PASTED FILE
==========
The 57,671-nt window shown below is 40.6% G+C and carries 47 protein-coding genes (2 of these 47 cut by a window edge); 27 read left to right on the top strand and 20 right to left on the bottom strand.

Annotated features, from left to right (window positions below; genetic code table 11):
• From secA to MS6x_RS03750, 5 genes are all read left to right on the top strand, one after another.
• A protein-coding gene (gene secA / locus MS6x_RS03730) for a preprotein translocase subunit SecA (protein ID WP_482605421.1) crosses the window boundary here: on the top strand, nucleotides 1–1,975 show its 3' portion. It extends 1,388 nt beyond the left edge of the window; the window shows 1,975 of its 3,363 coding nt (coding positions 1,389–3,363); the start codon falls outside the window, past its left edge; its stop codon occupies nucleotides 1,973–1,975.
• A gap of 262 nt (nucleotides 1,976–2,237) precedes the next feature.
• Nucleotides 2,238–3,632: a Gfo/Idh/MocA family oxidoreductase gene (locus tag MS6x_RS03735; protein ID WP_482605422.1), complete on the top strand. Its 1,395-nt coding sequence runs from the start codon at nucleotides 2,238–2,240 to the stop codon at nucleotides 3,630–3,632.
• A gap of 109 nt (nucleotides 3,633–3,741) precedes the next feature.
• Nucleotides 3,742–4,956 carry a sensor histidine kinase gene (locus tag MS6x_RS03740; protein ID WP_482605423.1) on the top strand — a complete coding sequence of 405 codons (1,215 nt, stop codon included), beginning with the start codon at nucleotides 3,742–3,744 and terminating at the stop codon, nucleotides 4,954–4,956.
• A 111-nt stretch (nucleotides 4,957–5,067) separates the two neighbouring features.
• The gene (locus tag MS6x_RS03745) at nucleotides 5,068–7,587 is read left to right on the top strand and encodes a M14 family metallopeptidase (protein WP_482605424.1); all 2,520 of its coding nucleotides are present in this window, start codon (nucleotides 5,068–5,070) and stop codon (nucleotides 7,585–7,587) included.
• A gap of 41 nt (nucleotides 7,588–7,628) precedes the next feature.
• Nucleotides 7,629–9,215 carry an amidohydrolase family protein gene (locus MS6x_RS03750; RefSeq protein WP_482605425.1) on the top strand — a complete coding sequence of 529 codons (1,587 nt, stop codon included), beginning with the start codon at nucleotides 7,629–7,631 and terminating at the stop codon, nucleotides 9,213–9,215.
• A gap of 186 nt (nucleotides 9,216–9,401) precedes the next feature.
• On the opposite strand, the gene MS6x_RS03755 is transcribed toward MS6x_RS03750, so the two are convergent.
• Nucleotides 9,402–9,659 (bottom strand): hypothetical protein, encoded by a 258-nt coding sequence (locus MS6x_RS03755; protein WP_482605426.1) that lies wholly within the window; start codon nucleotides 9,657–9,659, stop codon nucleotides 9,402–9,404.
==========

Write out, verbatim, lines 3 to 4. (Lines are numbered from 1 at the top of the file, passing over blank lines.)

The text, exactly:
• From secA to MS6x_RS03750, 5 genes are all read left to right on the top strand, one after another.
• A protein-coding gene (gene secA / locus MS6x_RS03730) for a preprotein translocase subunit SecA (protein ID WP_482605421.1) crosses the window boundary here: on the top strand, nucleotides 1–1,975 show its 3' portion. It extends 1,388 nt beyond the left edge of the window; the window shows 1,975 of its 3,363 coding nt (coding positions 1,389–3,363); the start codon falls outside the window, past its left edge; its stop codon occupies nucleotides 1,973–1,975.